Engaging ourselves takes away the question of whether or not we're going to do something. Let's take a moment to plan our day for the next day as much as possible. So the next day will require less thinking from us, since we will already have an action map (thanks to this plan drawn up the day before). FOR EXAMPLE : We can prepare our clothes and/or whatever we need for a healthy breakfast. Record in our diary when we will work out, when we will go to the grocery store (and the list of what we will buy there). Without forgetting to anticipate what we will do if a craving for sugar arises.
Some of us have read « The 5 Second Rule » by Mel Robbins. The 5 second rule is simple, if we have the urge to act on a specific goal, we must do it within 5 seconds, otherwise our brain will erase it (filed away). This rule takes us out of our tendency to think too much and pushes us to act. It doesn't make things any easier, but used wisely it will give us that little kick in the ass we need (like doing our sport when we want to give up).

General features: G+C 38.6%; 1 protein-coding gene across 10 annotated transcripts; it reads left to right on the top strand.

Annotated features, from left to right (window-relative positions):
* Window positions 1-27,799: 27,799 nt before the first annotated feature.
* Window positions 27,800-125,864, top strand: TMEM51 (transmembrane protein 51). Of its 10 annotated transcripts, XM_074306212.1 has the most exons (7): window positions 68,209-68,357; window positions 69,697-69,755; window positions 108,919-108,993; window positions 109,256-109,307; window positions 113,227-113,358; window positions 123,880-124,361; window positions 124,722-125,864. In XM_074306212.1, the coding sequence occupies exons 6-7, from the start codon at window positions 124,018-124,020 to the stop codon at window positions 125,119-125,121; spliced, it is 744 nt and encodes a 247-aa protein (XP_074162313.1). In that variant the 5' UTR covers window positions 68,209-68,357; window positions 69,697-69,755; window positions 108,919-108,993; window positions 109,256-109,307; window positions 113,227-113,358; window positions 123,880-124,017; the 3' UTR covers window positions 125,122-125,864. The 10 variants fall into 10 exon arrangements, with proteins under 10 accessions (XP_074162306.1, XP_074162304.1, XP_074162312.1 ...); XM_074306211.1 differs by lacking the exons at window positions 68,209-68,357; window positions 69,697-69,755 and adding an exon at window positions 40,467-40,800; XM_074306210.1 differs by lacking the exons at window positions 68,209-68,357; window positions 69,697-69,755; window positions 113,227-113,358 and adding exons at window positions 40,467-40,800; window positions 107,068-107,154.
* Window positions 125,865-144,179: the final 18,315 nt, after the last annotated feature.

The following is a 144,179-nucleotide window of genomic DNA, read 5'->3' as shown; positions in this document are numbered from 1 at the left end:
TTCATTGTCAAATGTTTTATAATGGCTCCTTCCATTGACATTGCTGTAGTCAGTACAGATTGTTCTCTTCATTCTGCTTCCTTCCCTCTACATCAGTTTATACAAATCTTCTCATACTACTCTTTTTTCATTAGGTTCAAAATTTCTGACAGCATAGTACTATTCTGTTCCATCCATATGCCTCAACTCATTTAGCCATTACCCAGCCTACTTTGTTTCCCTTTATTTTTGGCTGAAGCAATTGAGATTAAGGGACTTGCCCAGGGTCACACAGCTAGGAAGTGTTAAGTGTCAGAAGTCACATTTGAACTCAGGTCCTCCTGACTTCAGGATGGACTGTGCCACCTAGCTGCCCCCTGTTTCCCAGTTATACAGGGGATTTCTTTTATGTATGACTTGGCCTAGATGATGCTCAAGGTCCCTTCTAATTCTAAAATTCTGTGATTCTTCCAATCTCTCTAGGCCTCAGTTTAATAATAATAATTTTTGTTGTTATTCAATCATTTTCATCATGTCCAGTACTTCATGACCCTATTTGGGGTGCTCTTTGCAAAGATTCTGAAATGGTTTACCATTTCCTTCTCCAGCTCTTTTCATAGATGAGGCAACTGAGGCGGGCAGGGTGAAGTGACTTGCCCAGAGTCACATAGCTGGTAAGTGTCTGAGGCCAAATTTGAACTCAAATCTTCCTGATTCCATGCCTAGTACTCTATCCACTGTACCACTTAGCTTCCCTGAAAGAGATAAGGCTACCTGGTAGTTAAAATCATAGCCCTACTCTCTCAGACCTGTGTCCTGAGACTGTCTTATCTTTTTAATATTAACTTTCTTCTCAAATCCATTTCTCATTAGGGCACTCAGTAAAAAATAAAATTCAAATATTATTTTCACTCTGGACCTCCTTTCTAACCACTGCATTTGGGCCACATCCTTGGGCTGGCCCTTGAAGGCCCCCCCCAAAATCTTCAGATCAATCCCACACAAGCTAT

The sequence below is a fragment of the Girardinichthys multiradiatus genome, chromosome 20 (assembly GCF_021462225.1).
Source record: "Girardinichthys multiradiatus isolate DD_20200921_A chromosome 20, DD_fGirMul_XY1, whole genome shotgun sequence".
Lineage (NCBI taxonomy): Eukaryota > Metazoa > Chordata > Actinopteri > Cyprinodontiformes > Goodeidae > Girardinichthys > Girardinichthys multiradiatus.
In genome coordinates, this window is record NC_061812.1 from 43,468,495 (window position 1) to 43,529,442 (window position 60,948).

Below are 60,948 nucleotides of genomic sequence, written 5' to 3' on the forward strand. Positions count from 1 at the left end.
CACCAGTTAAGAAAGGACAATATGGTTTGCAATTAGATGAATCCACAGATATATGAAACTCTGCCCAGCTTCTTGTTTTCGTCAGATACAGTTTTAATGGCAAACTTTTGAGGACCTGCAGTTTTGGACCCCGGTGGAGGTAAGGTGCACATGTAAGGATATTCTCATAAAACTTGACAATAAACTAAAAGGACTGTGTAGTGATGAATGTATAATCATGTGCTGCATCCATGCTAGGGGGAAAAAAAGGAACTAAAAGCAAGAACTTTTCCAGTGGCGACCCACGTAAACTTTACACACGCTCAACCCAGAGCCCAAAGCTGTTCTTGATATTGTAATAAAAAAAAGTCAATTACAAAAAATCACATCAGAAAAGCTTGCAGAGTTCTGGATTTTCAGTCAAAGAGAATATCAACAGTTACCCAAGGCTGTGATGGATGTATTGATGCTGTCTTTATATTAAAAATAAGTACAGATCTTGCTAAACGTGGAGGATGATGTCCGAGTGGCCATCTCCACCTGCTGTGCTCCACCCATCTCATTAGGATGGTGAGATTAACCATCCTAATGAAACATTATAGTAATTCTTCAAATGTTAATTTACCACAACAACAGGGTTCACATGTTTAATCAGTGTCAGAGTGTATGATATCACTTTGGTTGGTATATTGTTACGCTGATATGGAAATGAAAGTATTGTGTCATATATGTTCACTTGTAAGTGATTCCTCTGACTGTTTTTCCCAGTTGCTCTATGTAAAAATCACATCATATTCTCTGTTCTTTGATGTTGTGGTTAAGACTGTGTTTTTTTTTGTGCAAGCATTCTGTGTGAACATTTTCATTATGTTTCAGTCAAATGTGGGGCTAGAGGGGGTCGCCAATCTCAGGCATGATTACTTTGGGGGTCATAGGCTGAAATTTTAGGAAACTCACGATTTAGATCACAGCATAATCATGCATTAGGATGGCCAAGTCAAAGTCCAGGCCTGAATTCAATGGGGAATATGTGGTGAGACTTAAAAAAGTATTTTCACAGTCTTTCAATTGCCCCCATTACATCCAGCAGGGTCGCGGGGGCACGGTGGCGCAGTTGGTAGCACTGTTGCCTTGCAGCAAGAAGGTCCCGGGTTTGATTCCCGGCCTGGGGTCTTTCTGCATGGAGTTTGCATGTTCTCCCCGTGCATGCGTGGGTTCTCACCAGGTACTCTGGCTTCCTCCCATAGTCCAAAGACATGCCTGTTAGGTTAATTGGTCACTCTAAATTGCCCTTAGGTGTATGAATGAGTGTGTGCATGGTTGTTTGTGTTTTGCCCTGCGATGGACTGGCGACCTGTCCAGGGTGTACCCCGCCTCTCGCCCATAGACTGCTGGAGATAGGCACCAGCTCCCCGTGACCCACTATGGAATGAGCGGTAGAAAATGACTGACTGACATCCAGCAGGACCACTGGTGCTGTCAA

- Let's change our tunes -
Always pushing our limits, it is sometimes tempting to imagine the relief we would feel if we gave up or slowed down. Likewise, negative thoughts are a huge drain and lead to failure. To avoid falling into the web of our dialogues (interior and/or exterior), and to allow us to continue to believe in what we do, we must take things from an angle that is favourable to us.
When we think that we are unable to do an exercise, we should rather see that we are active and that we can work around the problem (with another exercise) to achieve the same result. Instead of thinking about what we can and can’t eat, let's become aware of the energy contribution that each food offers us and if we want to, sign up for a course to deepen our culinary knowledge. Instead of seeing the gym or our training room as a place of torture and suffering, let us remember that it is a place where we strengthen and take care of ourselves, it will make it more welcoming and stiffen our determination.
- The other side of the coin -